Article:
Malaysia to make it rain as Indonesian smog pollutes air

The Malaysian capital Kuala Lumpur and neighboring Singapore were also experiencing hazy conditions. (AFP)
Updated 09 September 2019

Malaysia to make it rain as Indonesian smog pollutes air

  • Smog regularly blankets parts of Southeast Asia during the dry season when burning is used to clear Indonesian land
  • In the latest outbreak, parts of Malaysia’s eastern state of Sarawak on Borneo island have been blanketed over the past few days

KUALA LUMPUR: Malaysia prepared to seed clouds after air quality in parts of the country reached unhealthy levels due to smog from forest fires in neighboring Indonesia, an official said Monday.
Smog regularly blankets parts of Southeast Asia during the dry season when burning is used to clear Indonesian land for palm oil, paper plantations and other crops, sparking ire from regional neighbors.
In the latest outbreak, parts of Malaysia’s eastern state of Sarawak on Borneo island have been blanketed over the past few days.
The pollutant index in some places has reached “very unhealthy levels,” said Gary Theseira, special functions officer with the environment ministry.
“It is extremely severe in Kuching,” Theseira told AFP, referring to a city of half a million people.
He said Malaysia is prepared to carry out cloud seeding to induce rain in an effort to ease the smog.
“The moment the cloud situation is right, the chemicals will be loaded and the aircraft will take off and proceed with the seeding,” he said.
Some countries conduct seeding during prolonged dry spells to induce rain and clear the air by releasing certain chemicals into the clouds, although some experts have questioned its efficacy.
Boo Siang Voon, a 47 year-old engineer in Kuching described the skies as “hazy, hot with smoky smell.”
“This year the smog is getting worse. Residents are using face masks. We should not pay the price of our health for the open burning. We want a solution,” he told AFP.
The Malaysian capital Kuala Lumpur and neighboring Singapore were also experiencing hazy conditions on Monday, with the air laced with the smell of burning foliage, although the pollutant index remained at moderate levels.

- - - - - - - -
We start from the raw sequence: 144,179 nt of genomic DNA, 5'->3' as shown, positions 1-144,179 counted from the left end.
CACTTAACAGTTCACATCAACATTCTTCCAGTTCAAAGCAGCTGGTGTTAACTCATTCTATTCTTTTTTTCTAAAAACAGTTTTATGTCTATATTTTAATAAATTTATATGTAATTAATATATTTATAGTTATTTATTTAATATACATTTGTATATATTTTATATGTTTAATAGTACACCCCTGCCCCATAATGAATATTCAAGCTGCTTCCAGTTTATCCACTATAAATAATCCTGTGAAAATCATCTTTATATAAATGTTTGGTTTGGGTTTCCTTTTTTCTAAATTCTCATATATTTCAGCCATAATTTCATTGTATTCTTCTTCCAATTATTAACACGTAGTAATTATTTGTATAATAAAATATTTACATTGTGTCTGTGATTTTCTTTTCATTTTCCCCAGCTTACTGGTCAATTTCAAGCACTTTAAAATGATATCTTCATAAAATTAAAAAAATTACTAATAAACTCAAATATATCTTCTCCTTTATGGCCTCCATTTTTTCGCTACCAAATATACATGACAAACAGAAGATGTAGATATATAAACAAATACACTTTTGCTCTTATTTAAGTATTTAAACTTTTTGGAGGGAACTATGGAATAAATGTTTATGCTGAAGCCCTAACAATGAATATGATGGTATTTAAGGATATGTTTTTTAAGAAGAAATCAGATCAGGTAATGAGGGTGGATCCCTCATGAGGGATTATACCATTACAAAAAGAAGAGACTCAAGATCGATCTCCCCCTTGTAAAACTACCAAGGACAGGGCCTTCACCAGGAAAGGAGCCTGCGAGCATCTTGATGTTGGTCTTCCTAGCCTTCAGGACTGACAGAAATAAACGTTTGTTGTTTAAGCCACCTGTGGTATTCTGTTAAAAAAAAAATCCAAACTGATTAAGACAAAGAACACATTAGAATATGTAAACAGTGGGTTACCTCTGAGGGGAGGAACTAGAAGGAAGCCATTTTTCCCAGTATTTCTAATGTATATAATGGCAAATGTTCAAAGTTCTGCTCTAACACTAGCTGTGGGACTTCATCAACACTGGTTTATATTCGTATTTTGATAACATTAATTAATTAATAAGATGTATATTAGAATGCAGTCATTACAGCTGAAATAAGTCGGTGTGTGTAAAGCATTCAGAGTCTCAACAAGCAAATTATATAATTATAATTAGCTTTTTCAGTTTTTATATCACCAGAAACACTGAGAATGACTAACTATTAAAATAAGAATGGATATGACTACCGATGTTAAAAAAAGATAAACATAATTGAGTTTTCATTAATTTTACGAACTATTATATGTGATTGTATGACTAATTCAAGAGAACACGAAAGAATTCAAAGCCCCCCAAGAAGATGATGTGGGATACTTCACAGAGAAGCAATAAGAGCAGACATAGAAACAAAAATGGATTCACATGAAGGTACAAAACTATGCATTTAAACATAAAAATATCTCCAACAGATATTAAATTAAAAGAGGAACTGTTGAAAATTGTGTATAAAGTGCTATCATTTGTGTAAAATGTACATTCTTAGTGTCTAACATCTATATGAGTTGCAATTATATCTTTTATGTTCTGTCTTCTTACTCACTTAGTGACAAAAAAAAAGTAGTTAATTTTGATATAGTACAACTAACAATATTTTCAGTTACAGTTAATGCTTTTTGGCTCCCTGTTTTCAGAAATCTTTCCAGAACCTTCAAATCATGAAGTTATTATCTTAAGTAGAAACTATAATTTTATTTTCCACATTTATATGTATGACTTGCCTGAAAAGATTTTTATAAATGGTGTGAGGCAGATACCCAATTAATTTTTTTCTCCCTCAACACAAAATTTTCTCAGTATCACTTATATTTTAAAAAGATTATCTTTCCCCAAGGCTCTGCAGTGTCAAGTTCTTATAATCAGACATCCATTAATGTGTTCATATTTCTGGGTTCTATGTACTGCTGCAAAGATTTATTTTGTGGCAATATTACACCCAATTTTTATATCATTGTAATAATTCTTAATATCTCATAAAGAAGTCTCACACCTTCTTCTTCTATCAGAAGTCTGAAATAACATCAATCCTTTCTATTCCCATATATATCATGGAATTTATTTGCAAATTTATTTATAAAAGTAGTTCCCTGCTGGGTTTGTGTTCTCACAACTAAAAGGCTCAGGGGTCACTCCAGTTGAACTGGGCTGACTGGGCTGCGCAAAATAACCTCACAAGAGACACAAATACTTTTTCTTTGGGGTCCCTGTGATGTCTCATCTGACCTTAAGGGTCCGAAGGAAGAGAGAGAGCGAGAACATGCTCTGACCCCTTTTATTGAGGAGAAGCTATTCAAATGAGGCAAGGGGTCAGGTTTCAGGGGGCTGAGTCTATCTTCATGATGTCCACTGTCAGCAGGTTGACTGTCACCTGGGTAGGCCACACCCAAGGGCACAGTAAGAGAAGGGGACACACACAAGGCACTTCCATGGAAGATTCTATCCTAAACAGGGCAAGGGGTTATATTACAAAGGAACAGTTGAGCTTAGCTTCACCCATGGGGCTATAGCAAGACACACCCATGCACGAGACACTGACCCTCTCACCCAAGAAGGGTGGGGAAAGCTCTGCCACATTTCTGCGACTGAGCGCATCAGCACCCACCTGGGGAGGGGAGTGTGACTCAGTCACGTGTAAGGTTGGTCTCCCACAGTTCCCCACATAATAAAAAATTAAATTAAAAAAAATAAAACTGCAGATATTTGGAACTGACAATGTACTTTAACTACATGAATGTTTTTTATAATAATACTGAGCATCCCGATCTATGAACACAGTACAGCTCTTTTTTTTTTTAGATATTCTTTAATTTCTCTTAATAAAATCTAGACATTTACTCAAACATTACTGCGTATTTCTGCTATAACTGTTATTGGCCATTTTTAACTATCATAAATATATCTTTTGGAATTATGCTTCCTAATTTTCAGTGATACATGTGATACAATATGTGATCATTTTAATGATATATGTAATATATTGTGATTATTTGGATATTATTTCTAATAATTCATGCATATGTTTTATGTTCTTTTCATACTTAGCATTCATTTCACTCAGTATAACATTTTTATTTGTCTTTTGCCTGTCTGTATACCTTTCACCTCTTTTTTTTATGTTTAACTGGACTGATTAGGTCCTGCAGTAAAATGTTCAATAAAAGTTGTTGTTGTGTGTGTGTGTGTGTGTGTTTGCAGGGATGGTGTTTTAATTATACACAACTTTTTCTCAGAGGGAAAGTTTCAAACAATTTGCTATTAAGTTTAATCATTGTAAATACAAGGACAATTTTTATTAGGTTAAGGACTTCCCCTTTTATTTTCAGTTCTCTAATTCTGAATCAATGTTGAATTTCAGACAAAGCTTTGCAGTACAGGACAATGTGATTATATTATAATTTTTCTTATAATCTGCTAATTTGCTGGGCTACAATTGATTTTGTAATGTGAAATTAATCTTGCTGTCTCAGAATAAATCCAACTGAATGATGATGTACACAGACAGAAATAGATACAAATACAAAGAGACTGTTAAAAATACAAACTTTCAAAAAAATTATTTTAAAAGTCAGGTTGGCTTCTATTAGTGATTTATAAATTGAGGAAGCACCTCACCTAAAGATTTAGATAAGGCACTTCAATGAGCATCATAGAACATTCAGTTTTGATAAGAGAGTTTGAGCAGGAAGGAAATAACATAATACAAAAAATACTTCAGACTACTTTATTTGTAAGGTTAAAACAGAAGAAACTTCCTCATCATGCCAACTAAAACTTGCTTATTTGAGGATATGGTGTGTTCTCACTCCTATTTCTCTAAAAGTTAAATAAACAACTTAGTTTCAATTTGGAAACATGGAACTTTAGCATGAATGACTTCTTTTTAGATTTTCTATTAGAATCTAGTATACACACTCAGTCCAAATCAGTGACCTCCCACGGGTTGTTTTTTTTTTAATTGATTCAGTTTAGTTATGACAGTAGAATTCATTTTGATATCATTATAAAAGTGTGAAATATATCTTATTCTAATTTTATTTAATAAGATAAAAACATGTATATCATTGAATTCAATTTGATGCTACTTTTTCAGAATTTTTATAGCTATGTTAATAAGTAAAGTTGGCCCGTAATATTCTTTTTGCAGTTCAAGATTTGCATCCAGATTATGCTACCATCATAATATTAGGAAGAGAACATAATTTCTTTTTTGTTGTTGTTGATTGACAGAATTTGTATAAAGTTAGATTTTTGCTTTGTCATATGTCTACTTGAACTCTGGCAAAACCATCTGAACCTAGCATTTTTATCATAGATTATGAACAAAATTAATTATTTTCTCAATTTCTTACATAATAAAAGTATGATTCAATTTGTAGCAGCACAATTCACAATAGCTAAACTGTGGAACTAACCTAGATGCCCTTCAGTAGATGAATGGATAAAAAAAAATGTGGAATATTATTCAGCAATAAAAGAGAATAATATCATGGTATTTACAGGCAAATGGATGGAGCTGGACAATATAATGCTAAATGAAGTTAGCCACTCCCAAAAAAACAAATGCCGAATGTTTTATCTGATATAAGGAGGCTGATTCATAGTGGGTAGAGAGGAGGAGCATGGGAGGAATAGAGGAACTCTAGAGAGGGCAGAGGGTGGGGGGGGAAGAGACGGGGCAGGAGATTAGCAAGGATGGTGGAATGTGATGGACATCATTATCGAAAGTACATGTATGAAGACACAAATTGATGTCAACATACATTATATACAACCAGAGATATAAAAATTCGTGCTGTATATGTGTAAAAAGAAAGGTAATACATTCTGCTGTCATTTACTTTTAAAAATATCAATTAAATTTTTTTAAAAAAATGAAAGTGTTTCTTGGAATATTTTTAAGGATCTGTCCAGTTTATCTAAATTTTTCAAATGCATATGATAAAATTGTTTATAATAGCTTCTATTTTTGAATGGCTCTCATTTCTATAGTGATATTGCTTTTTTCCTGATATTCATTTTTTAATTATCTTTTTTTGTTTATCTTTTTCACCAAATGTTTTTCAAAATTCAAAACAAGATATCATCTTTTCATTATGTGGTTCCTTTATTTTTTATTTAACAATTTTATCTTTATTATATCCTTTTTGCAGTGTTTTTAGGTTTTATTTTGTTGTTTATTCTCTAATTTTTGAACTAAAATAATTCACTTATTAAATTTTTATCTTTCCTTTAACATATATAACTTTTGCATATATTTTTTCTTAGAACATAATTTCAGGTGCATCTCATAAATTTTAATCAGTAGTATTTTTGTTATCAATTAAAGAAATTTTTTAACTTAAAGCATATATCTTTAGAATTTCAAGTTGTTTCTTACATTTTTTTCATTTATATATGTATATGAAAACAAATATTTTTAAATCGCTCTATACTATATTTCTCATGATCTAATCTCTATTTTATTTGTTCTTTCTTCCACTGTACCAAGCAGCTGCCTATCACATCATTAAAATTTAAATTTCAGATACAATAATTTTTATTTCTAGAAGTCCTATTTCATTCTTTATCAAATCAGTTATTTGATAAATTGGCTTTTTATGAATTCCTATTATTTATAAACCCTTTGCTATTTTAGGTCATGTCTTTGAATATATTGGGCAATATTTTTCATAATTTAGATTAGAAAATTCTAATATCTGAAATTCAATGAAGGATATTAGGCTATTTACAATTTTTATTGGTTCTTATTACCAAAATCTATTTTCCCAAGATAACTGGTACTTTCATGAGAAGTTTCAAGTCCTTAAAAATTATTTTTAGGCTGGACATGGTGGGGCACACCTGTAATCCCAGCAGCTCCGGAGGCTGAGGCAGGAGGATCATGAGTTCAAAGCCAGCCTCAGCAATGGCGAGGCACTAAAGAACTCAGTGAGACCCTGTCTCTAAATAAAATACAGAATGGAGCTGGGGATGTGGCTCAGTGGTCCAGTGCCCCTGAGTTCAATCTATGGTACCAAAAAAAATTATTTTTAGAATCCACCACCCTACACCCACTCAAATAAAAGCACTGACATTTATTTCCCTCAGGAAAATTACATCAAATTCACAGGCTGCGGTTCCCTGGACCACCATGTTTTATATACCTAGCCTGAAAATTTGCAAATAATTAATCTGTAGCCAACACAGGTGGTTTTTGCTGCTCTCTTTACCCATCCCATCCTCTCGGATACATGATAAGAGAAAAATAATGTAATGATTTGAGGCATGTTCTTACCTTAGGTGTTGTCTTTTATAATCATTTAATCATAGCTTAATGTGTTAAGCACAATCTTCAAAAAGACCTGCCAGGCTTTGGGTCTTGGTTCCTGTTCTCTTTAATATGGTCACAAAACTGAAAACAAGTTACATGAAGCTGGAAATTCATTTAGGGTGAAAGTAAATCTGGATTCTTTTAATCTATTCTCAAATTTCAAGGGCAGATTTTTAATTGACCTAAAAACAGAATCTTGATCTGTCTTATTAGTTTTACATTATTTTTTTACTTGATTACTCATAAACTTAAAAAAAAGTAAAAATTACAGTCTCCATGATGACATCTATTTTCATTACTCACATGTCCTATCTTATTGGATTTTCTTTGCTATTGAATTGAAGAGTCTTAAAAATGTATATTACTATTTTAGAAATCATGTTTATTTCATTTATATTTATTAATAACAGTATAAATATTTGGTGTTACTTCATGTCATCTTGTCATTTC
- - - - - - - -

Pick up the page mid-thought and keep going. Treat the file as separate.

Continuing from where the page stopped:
Some Kuala Lumpur residents complained about eye and throat irritation.
Malaysia’s meteorological department Sunday warned that hot conditions will prevail for another week, and the monsoon season is only expected to arrive at the end of September or early October.
The ministry of science, technology and innovation on Friday said it would lodge a complaint with Indonesia for the haze and called for quick action to be taken to put out the fires.
Indonesian authorities have deployed thousands of extra personnel since last month to prevent a repeat of the 2015 fires, which were the worst for two decades and choked the region in haze for weeks.
Under pressure from neighbors, Indonesian leader Joko Widodo last month warned that officials would be sacked if they failed to stamp out forest fires.


3,000-strong African force planned against Sahel extremism

Updated 28 February 2020

3,000-strong African force planned against Sahel extremism

  • The force would be a significant new player in the Sahel where fighters linked to Al-Qaeda and the Daesh group killed thousands of people last year
  • The decision by African leaders comes as the United States considers cutting its military presence in Africa while urging African solutions to African problems

ADDIS ABABA, Ethiopia: African leaders have decided to work on deploying 3,000 troops to West Africa’s troubled Sahel region as extremist attacks surge, an African Union official said Thursday.
The force would be a significant new player in the sprawling, arid region south of the Sahara Desert where fighters linked to Al-Qaeda and the Daesh group killed thousands of people last year — at times working together in an unprecedented move.
The decision by African leaders comes as the United States considers cutting its military presence in Africa while urging African solutions to African problems. That has sparked pressure from worried security allies including France and regional countries as well as a rare bipartisan outcry among lawmakers in Washington.
Smail Chergui, the African Union commissioner for peace and security, relayed the new troop decision that was taken at the recent AU summit during a meeting Thursday with visiting European Union officials.
The AU continental body is expected to work with the West African regional counterterror force G5 Sahel as well as the West African regional body ECOWAS, which has formed peacekeeping units in the past, Chergui said.
ECOWAS in September announced what Chergui called a “very bold” plan to counter extremism in the region, including mobilizing up to $1 billion through 2024.
“As you see and recognize yourself, the threat is expanding and becoming more complex,” Chergui said. “Terrorists are now even bringing a new modus operandi from Afghanistan and Al-Shabab” in Somalia.
It was not immediately clear what the next steps would be in forming the AU force for the Sahel, which has become the most active region in Africa for extremist attacks.
The force would join France’s largest overseas military operation, the 5,100-strong Barkhane, and the 15,000-strong United Nations peacekeeping force in Mali, one of the hardest-hit countries in the attacks along with Burkina Faso and Niger.